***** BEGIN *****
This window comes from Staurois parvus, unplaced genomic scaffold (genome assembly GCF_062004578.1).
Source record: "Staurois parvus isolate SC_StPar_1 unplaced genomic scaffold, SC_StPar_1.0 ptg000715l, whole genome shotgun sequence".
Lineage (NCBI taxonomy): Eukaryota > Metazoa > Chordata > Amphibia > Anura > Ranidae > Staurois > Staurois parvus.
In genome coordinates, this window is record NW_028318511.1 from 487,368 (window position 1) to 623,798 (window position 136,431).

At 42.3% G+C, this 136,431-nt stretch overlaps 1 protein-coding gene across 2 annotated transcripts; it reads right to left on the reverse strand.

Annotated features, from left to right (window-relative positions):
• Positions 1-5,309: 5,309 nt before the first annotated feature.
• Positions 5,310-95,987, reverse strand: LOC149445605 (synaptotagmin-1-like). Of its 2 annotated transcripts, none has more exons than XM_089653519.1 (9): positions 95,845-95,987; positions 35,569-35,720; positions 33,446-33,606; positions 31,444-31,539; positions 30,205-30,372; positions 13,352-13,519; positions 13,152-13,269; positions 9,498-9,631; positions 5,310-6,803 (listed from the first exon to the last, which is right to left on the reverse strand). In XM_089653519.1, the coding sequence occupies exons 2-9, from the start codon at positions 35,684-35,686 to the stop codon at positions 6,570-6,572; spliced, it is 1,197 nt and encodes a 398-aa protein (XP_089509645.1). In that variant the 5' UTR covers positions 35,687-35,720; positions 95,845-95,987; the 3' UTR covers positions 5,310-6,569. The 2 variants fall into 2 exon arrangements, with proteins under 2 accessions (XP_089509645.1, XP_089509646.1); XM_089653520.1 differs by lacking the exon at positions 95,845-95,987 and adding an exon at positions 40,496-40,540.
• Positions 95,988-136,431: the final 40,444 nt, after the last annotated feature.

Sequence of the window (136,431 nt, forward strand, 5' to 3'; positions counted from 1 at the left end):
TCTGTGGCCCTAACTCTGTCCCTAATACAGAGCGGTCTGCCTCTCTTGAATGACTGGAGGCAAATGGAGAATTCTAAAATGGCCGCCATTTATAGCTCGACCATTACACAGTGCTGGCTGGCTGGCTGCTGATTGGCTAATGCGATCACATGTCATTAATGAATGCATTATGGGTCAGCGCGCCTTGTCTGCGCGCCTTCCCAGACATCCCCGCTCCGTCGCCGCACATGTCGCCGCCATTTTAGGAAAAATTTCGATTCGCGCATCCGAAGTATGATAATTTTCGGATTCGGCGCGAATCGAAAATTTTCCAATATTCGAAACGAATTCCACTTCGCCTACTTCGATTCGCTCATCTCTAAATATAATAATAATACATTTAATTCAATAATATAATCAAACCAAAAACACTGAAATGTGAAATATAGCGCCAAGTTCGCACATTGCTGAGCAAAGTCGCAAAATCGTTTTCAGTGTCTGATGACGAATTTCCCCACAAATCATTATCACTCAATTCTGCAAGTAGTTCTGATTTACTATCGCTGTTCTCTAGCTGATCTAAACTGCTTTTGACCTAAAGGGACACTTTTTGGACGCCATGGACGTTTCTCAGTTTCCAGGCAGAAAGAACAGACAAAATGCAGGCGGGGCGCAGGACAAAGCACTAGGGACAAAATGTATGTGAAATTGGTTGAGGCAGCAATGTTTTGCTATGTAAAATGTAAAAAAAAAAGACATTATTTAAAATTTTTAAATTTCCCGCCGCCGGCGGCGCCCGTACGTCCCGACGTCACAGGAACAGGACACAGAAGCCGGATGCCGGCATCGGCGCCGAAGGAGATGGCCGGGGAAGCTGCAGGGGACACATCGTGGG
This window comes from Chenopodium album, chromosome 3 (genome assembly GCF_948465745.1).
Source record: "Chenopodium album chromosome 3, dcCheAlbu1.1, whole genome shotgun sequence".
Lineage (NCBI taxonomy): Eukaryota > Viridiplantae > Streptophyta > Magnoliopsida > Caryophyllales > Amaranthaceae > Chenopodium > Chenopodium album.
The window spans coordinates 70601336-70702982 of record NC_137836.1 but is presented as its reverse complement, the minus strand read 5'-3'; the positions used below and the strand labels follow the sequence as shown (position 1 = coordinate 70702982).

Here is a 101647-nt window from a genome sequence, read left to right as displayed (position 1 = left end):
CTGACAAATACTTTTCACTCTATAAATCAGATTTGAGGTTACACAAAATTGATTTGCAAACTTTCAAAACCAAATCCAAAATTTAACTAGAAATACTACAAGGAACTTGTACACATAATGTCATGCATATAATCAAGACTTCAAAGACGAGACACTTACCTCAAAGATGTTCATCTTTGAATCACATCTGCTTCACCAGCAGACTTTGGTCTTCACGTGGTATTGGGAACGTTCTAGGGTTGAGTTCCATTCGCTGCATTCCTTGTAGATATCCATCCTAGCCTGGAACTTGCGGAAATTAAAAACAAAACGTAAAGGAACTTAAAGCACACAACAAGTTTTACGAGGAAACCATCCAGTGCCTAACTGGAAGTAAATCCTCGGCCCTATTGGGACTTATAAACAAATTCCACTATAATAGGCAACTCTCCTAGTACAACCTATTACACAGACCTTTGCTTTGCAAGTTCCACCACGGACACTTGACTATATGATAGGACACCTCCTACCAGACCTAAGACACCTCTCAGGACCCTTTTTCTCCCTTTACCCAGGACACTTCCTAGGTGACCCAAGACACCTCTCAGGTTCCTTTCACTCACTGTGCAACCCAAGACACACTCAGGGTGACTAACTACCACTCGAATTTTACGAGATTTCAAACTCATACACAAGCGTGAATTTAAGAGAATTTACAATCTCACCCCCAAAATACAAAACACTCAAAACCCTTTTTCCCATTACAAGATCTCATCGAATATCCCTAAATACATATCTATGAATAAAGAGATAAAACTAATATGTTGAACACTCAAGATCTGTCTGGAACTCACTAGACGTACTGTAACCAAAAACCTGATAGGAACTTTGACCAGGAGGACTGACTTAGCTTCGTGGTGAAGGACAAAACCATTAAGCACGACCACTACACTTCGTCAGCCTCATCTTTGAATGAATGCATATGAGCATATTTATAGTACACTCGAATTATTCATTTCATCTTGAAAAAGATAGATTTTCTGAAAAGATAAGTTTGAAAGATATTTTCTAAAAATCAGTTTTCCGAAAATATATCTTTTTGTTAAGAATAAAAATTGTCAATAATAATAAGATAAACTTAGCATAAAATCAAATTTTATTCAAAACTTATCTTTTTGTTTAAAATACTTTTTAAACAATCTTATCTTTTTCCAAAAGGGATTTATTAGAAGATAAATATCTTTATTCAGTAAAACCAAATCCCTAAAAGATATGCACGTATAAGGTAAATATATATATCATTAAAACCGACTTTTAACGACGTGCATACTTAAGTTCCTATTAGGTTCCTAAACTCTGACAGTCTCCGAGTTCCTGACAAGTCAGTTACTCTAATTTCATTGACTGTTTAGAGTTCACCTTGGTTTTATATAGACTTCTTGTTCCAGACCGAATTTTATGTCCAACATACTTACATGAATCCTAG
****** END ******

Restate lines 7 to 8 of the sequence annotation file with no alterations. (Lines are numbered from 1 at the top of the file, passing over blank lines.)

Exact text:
• Positions 1-5,309: 5,309 nt before the first annotated feature.
• Positions 5,310-95,987, reverse strand: LOC149445605 (synaptotagmin-1-like). Of its 2 annotated transcripts, none has more exons than XM_089653519.1 (9): positions 95,845-95,987; positions 35,569-35,720; positions 33,446-33,606; positions 31,444-31,539; positions 30,205-30,372; positions 13,352-13,519; positions 13,152-13,269; positions 9,498-9,631; positions 5,310-6,803 (listed from the first exon to the last, which is right to left on the reverse strand). In XM_089653519.1, the coding sequence occupies exons 2-9, from the start codon at positions 35,684-35,686 to the stop codon at positions 6,570-6,572; spliced, it is 1,197 nt and encodes a 398-aa protein (XP_089509645.1). In that variant the 5' UTR covers positions 35,687-35,720; positions 95,845-95,987; the 3' UTR covers positions 5,310-6,569. The 2 variants fall into 2 exon arrangements, with proteins under 2 accessions (XP_089509645.1, XP_089509646.1); XM_089653520.1 differs by lacking the exon at positions 95,845-95,987 and adding an exon at positions 40,496-40,540.